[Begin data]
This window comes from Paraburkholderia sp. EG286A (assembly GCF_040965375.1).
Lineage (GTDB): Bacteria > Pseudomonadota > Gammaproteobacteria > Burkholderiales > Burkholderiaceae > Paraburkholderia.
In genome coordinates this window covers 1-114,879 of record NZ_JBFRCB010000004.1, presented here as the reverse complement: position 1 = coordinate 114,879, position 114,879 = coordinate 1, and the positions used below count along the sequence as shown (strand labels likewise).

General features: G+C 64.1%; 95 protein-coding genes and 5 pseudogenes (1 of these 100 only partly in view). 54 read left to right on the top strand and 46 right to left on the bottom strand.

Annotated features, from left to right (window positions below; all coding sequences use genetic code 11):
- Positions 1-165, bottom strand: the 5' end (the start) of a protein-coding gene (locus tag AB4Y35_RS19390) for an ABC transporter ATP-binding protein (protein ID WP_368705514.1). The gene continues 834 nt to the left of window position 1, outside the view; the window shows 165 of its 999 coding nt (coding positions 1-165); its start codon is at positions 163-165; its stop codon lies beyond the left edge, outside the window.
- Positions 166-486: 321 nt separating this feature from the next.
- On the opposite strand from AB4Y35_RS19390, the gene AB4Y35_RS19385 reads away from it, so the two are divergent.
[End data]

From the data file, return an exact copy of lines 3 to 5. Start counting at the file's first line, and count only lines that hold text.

In genome coordinates this window covers 1-114,879 of record NZ_JBFRCB010000004.1, presented here as the reverse complement: position 1 = coordinate 114,879, position 114,879 = coordinate 1, and the positions used below count along the sequence as shown (strand labels likewise).

General features: G+C 64.1%; 95 protein-coding genes and 5 pseudogenes (1 of these 100 only partly in view). 54 read left to right on the top strand and 46 right to left on the bottom strand.

Annotated features, from left to right (window positions below; all coding sequences use genetic code 11):